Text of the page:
After her best friend Julia’s accidental death, Cass is at loose ends. She hangs out on the edges of the Julia’s theater crowd but feels like she doesn’t belong. Cass only reluctantly agrees to participate when they throw themselves into producing Julia’s final effort, a half-finished musical called Totally Sweet Ninja Death Squad. When they cast Cass’s middle school nemesis, Heather, as the lead, Cass is done. She ditches everything for a summer of biking from Chicago to California, to take Julia’s ashes to see the coast for the first time. When she returns, though, she re-involves herself with the play and begins to build a new relationship with Heather.
This was such a “right book at the right time” for me. The idea of chucking it all for a solitary cross-country journey of self-discovery sounds so awesome right now I can’t even tell you. This is the sort of book that inspires a soundtrack — she’s biking, not sitting on a train or bus, but you can picture the “staring out a window listening to folk rock as the corn fields fly by” montage anyway. I have a pretty much endless appetite for that montage, in movie or book form. It’s so romantically appealing to believe that a geographical journey can inspire and mirror an internal journey, that we can return changed to a changed life.
(I said this to Deborah, and she reminded me of the Dar Williams song “Road Buddy”:
I thought we’d find each story like a snake-skin or an arrowhead
But we only stop at fast food places
They hate their jobs; I understand
So okay, not every road trip leads to great discovery; some just lead to French fries and indigestion. Grand romantic gestures are often a disappointment. I think I’ll take my cross-country train trip anyway.)
I actually think this has a lot to do with the appeal of YA for me in general. Every YA novel is in some sense a coming-of-age, and therefore every one is about a reinvention of the self (if not necessarily a drastic one). Adult books often seem to be looking backward at choices made in the past and trying to incorporate those choices into the current self; YA books deal with making those choices and evolving. I suppose at some point I might feel like I’ve accumulated enough of a past that I relate to characters dealing with theirs, but for now I’m still more interested in what happens next and who I am becoming. (Disclaimer: I read comparatively few “literary” adult novels, so I might be way off base here. I want to explore this idea more as part of the endless debate about “how to define a YA novel,” so please share your thoughts!)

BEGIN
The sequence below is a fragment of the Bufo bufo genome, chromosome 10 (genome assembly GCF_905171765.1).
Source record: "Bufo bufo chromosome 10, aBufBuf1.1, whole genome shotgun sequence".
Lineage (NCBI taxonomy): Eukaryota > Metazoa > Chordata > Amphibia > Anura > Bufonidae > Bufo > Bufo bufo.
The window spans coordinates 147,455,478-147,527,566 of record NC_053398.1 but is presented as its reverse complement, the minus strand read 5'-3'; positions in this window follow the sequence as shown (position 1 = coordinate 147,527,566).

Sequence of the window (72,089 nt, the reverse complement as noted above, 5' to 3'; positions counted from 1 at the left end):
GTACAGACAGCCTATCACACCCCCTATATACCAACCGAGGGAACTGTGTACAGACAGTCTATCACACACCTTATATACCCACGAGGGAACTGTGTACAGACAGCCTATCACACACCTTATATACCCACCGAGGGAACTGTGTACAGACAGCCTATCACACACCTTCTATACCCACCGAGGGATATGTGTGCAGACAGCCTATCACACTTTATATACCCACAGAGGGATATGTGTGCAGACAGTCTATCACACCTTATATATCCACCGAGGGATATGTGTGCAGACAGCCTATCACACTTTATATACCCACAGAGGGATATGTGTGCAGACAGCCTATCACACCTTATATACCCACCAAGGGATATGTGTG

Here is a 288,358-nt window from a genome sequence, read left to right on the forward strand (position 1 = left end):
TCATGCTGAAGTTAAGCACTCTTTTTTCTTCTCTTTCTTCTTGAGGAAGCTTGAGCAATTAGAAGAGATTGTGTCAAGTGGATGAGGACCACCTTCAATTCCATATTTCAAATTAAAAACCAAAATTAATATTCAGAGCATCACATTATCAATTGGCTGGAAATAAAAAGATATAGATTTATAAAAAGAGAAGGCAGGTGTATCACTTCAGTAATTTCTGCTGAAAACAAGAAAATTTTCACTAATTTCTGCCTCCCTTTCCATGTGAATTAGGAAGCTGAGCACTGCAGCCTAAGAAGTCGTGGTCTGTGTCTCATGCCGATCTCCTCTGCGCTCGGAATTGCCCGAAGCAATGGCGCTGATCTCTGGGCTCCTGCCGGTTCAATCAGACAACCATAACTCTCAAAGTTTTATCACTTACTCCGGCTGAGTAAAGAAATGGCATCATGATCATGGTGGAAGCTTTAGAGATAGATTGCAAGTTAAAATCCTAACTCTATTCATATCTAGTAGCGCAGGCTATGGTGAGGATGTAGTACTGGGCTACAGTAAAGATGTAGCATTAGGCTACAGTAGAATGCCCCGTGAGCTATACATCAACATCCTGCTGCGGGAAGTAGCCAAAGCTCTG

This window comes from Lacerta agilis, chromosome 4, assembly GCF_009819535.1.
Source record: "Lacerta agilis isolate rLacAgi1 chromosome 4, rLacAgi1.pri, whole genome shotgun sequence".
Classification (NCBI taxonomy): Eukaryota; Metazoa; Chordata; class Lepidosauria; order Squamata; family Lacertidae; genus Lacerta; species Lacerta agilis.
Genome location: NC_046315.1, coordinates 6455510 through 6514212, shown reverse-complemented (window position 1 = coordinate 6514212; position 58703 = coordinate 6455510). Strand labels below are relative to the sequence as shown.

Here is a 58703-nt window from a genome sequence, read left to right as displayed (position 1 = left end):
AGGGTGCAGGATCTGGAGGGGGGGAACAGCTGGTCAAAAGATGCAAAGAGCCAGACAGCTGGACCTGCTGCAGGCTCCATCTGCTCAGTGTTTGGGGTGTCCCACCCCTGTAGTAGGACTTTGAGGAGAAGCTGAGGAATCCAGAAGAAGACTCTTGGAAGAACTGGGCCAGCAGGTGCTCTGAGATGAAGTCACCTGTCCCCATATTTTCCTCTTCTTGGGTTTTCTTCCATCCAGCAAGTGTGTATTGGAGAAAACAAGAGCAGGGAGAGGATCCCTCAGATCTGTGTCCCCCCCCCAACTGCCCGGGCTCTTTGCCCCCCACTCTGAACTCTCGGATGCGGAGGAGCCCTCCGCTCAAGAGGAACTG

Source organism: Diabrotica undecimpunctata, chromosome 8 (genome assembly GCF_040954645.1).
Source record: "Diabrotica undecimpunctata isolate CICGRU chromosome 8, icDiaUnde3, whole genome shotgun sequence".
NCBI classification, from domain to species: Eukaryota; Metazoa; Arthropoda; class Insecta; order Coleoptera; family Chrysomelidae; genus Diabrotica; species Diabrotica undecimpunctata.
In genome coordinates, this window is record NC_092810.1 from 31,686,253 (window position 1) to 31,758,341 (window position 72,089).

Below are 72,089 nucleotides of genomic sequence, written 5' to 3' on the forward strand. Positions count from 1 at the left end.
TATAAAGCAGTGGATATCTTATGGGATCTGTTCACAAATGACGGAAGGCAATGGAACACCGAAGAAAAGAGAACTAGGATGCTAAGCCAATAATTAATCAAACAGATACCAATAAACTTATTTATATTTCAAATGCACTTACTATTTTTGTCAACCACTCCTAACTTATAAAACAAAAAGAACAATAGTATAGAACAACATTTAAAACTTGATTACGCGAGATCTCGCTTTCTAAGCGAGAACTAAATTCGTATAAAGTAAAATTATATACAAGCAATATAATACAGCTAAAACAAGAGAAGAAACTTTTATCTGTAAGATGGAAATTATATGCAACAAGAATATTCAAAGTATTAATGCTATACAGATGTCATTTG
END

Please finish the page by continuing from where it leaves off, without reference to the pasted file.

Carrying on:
Wow, I got off track there, didn’t I? Oops. (Heh… “off track”? Get it? Trains?) At some point I was reviewing a book… A more review-like criticism: I found the timeline really confusing at first, since everything’s told in “Then” and “Now” flashback/flashforward, but it isn’t clear when “Then” and “Now” are.
I also had to suspend disbelief about Cass’s deep hatred of Heather at the beginning. I’m pretty sure I wasn’t sparing a thought for my junior high tormentors by the summer before my senior year. Dude, we all sucked in 8th grade; move on. Eventually we saw enough flashbacks to make it clear that this was a serious pattern of abuse rather than “just” the teasing all middle school geeks go through, which made it a bit more understandable, but still… it felt like too long for the feelings to still be so intense.
Criticisms aside, though, obviously I loved it. It is part of the recent Will Grayson, Will Grayson/My Most Excellent Year/Suite Scarlett genre of Behind the Scenes of the Offbeat Yet Heartwarming Play. But you know, I’m never going to say that we have too many books about smart kids doing what they’re passionate about. We can never have too many kids doing that, so how could we have too many books about it? If you have recommendations in this genre (that I just invented), I’d love to hear them!